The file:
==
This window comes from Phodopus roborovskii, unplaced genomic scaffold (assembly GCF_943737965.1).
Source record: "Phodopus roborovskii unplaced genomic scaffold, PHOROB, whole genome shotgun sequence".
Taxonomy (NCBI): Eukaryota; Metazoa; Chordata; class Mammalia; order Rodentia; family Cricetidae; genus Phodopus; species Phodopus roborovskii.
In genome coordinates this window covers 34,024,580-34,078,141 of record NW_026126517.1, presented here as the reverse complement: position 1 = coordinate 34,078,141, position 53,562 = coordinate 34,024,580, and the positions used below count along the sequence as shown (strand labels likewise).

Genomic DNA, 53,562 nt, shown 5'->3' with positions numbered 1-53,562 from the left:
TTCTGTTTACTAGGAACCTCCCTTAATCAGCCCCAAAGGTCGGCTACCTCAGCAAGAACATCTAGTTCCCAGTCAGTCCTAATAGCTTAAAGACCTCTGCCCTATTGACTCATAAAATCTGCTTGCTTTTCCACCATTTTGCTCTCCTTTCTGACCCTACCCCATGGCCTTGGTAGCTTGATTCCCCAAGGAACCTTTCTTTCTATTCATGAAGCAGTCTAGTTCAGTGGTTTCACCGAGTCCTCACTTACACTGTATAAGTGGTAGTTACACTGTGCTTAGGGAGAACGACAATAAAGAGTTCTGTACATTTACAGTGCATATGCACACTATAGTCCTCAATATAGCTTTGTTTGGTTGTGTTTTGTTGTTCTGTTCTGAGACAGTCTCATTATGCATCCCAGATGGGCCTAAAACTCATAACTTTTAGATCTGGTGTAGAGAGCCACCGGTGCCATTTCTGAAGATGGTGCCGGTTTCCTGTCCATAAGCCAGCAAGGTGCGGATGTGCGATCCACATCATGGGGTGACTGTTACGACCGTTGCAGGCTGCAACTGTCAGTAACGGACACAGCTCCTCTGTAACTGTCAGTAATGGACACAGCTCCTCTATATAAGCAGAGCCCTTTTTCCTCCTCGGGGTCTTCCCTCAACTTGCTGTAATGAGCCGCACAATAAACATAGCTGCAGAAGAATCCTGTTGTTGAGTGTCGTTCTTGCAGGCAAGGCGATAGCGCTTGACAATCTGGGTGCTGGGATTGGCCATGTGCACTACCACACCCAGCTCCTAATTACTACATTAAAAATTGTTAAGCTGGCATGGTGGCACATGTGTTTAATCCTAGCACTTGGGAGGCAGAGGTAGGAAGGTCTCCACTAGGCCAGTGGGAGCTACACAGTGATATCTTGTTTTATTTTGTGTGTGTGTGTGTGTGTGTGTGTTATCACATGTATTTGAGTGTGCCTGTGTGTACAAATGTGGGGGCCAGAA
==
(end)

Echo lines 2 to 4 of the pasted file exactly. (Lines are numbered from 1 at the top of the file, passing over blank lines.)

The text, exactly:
Source record: "Phodopus roborovskii unplaced genomic scaffold, PHOROB, whole genome shotgun sequence".
Taxonomy (NCBI): Eukaryota; Metazoa; Chordata; class Mammalia; order Rodentia; family Cricetidae; genus Phodopus; species Phodopus roborovskii.
In genome coordinates this window covers 34,024,580-34,078,141 of record NW_026126517.1, presented here as the reverse complement: position 1 = coordinate 34,078,141, position 53,562 = coordinate 34,024,580, and the positions used below count along the sequence as shown (strand labels likewise).